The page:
Scarborough gas will be exported via the Pluto LNG export terminal, which will see an additional 3 million t/y capacity added to Pluto Train 1 and a new 5 million t/y liquefaction train, dubbed Pluto Train 2, built. Woodside has launched a sell down process for up to 49% interest in Pluto T2 and is also seeking to reduce equity in the Scarborough offshore resource in Western Australia.
There are other benefits to the deal too. Woodside will now be the dominant shareholder in the legacy North West Shelf LNG export project in Western Australia. Bernstein believes this “will lead to a more coherent strategy in terms of long-term utilisation. Given the highly fragmented current partnership, alignment around terms for third party gas has been painful. The combination of Woodside and BHP creates a dominant partner. We expect consolidation to continue,” said the investment house.
Elsewhere, Woodside expects to retain BHP’s Gulf of Mexico assets. They add high margin oil to the portfolio offering significant cash flow in the short term for future expansion. Mad Dog Phase 2 is on track for first oil in 2022 and Shenzi North FID has been taken by BHP targeting first oil in 2024.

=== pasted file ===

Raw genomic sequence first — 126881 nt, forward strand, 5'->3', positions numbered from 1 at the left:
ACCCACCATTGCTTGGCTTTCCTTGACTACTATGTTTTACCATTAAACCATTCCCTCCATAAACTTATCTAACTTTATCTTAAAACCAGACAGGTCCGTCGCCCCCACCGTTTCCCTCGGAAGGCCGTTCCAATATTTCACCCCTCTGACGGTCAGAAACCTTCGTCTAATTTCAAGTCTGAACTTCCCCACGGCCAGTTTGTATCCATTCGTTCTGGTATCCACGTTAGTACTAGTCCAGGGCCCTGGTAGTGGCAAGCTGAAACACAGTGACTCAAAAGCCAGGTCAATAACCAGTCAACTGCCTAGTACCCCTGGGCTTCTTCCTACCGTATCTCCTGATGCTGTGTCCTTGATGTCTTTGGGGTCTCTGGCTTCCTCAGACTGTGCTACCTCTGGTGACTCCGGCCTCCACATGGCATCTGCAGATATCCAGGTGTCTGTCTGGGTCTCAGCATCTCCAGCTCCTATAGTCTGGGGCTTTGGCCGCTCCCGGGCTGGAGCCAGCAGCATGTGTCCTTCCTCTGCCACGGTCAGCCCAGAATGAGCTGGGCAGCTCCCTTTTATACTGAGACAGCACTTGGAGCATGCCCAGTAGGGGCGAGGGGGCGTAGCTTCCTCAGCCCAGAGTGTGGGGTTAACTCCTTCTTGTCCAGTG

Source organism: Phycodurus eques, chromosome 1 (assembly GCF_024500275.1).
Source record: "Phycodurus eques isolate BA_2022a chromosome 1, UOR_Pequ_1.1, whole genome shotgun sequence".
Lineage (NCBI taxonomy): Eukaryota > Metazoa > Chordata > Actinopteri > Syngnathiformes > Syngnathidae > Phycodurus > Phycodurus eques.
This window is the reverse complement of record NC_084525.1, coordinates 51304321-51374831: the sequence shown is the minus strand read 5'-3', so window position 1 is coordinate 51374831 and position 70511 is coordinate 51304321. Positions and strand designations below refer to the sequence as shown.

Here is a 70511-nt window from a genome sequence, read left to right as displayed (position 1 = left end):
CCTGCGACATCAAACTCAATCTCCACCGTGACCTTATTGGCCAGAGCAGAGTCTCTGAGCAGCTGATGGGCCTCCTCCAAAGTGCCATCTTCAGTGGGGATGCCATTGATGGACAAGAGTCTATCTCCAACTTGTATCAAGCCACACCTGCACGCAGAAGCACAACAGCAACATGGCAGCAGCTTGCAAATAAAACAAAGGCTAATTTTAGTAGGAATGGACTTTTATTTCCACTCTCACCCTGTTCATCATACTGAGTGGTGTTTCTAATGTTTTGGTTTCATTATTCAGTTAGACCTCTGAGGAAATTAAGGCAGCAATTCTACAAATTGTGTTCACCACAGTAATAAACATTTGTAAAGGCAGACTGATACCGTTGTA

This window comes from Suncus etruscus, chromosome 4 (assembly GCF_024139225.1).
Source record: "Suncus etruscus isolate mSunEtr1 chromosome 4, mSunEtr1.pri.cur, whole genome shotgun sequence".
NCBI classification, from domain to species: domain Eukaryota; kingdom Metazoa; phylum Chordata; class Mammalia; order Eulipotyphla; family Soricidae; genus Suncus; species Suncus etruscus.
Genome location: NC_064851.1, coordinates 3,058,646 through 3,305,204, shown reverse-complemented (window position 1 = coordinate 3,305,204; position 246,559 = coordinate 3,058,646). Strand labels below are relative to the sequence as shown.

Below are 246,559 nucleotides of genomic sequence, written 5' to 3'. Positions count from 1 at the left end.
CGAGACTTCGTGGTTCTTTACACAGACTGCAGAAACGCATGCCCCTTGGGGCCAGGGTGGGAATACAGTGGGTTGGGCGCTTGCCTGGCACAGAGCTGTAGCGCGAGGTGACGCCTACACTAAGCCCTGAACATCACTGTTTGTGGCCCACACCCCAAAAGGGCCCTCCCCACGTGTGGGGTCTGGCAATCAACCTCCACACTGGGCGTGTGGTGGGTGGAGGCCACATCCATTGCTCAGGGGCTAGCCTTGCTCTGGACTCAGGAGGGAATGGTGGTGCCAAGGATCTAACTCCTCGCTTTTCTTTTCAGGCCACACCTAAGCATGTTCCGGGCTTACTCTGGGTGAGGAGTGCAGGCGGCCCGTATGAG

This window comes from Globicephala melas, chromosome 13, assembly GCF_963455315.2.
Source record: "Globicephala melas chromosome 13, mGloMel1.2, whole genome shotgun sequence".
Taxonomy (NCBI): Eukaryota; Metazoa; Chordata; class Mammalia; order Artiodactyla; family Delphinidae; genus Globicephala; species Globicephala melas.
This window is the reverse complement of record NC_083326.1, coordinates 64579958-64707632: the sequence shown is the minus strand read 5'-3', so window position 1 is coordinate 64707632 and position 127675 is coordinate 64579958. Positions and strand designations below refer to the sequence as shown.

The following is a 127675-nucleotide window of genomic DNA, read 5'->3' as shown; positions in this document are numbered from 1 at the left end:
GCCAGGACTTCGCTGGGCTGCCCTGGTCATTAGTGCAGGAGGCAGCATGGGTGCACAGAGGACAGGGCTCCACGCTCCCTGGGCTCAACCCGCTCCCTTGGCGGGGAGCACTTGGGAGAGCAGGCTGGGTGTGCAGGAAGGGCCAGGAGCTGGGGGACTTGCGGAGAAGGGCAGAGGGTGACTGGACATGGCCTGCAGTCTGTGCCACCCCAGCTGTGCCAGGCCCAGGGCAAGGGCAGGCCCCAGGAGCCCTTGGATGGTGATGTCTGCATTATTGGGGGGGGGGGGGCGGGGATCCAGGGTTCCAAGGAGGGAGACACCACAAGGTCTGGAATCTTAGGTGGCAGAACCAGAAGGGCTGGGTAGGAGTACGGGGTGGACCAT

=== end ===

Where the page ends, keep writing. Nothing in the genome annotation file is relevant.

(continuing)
Confirmation that Woodside acting chief executive, Meg O’Neill, will take on the role permanently and lead the new company from Perth, helps stablise the management outlook. She had been acting chief executive since Peter Coleman retired in June 2021.
In terms of share ownership, Woodside signalled that it sees BHP shareholders registering a significant overlap of Woodside shareholders. Moreover, Woodside said it is exploring opportunities for London and New York listings to help retain international ownerships.
On its emissions targets, Woodside remains committed to 15% emissions reduction by 2025, 30% by 2030 and net zero by 2050.
Both Bernstein and Credit Suisse remain bullish on Woodside post-merger. The main downside, at least in the short term, is that BHP shareholders will have a material portion of the equity and they may not have a long-term mandate or appetite to hold Woodside shares. This would present an overhang with perhaps 12 months of churn in the share price, but a trade-off worth the upside, reckons Credit Suisse.
The deal looks long-term positive for BHP with an ESG rerating for its mining portfolio on the cards once it divests from fossil fuels. It would still need to divest coal, as well as petroleum, in due course.
“After having waited too long to divest thermal coal, BHP should know it’s better to exit petroleum sooner rather than later, with a high pricing backdrop and looming Scarborough FID presenting the most opportune timing BHP may get,” said Credit Suisse.
Indeed, a sale to Woodside in 2021 may present a last opportunity to offload all petroleum assets together, added the bank.
Ultimately, the dream deal sounds like a win-win all around.
But as Credit Suisse cautioned “a deal isn’t done until it’s done, and there is always possibility for BHP to angle for some more value somewhere.”